When we stopped for me to photograph this crested lark sitting on a branch overhanging the long grass, he was singing beautifully;  a three-note call: "tree lee puu" These larks are only found in North Africa in a strip from West to East.


Open air restautant with a view! The beautiful vista of Africa stretching out as far as the eye can see 
Modern man and his vehicle in Sepia tones... 

 
 ... and in Black and White
 
Grant tidies up the lunch remains while I snap away. Someone has to keep record of the trip (lol!)  

We passed a few men on donkeys. (In Africa you often pass people on donkeys).This baby donkey's human/owner was probably riding its mother. He was just strolling along in the road

Air-conditioned travel. This is a common sight in Africa. All  transport space is utilized to the utmost

The Arabic for baby donkey is Ţfl Ḩmār (teefle ghamar)
The Arabic for women and children is an-Nsāʼ Wālʼţfāl (a-nasaa walteefal)

Thanks to everyone for visiting my blog posts about the ruins and for your kind comments. Grant and I would love to run a tour company. We enjoy out-of-the-way places, we even find and visit them in South Africa! Grant loves to drive and is quick to spot all sorts of interesting things along the way. I love to talk and take photos. I wonder: would it work? Lol!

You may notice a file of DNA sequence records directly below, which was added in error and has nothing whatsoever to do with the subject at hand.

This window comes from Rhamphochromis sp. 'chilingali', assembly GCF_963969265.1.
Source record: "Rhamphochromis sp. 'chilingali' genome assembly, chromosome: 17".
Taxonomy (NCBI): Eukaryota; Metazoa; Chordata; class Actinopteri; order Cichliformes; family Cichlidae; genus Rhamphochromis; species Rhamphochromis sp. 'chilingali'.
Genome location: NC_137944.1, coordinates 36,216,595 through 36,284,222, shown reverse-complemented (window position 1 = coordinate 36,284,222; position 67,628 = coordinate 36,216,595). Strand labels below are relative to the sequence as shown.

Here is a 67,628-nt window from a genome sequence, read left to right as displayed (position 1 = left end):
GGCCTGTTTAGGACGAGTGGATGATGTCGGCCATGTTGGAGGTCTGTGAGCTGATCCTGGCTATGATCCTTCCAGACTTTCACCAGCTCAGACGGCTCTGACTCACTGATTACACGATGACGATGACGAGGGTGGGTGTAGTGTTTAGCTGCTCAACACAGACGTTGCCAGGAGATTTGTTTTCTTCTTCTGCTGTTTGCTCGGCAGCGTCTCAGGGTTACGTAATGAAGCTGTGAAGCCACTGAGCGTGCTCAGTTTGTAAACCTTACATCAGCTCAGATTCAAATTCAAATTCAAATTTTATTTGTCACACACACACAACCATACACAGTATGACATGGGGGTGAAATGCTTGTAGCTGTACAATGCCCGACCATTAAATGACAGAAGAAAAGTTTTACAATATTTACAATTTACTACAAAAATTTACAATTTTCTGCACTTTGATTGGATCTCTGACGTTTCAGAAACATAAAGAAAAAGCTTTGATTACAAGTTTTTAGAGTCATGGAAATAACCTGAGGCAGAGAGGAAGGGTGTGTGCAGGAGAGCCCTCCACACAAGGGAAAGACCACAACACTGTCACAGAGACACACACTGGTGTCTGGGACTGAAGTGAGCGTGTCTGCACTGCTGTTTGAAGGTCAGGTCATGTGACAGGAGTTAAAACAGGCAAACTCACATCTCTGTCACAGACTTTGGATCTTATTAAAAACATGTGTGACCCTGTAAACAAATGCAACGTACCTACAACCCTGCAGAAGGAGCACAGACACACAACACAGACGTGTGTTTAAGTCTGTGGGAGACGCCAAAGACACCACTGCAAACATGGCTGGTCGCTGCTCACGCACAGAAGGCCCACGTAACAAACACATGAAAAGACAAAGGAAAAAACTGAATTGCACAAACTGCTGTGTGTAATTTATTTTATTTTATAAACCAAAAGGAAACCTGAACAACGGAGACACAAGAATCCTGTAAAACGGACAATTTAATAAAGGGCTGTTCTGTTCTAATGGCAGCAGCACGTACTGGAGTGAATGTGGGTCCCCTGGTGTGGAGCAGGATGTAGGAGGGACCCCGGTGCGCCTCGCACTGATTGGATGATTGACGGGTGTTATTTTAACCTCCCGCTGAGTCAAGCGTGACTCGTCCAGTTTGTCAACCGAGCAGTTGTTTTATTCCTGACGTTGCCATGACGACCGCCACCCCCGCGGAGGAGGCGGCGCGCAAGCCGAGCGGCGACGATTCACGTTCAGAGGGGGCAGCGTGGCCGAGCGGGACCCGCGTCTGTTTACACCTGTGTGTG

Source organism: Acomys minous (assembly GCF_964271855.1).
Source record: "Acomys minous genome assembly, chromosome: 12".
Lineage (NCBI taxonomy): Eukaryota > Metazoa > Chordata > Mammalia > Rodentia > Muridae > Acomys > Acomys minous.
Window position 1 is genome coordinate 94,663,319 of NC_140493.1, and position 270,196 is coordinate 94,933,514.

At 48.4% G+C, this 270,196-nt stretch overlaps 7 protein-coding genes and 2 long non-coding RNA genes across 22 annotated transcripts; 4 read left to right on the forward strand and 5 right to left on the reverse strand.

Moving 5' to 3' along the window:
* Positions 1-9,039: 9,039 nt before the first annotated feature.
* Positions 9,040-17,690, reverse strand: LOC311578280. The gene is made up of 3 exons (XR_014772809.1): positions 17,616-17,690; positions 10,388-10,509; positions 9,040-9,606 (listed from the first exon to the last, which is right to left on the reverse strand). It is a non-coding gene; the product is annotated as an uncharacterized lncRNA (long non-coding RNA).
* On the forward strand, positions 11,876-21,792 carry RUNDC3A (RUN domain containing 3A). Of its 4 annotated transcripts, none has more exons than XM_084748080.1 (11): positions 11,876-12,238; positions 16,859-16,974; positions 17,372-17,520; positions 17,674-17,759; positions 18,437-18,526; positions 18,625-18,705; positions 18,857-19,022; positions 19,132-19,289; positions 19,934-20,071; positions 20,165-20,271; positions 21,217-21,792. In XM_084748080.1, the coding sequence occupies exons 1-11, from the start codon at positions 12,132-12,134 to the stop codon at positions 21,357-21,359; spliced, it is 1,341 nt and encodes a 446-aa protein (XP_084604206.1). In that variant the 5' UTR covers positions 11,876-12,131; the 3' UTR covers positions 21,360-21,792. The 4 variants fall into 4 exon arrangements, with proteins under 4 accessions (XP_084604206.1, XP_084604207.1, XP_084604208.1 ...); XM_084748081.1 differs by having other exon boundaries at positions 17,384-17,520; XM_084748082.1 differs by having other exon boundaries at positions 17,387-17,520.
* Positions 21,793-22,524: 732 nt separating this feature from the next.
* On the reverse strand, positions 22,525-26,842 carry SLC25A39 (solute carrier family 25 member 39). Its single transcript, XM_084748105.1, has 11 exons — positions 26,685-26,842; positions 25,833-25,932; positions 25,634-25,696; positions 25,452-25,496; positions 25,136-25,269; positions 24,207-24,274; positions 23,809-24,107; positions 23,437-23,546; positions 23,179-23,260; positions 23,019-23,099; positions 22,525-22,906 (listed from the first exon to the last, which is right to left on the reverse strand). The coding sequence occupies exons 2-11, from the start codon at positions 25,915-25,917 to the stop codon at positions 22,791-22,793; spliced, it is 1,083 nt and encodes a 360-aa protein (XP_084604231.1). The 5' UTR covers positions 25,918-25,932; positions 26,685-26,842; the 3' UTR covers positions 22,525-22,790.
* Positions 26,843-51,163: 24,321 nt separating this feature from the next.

13 comments:

  1. Such a wonderful trip you have had, and you saw so much. I like all the different little birds you managed to capture and the ladies on donkeys looks so desert-like to me. Must of been very hot and dusty.

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  2. Hi Jo, wow, it's been a dream for somebody living in this part of the world to at least set foot on that place too, but thanks to you, you shared your moments... which made me even yearn more to save and one day see that place too.... wonderful photos Jo as ever....

    coming by here with my new blog.. hahaha..

    All the best my friend! God Bless.

    Vernz

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  3. Both your touring skills excel. You should lead folks around. I'd follow.
    I'm rather surprised how many birds you spotted. The Rollers I saw in ZA were always very colorful. I'm SO loving your desert adventures.

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  4. You Know, I think you might be On to something! You never know...it just might be viable! How's the economy looking from your vantage point?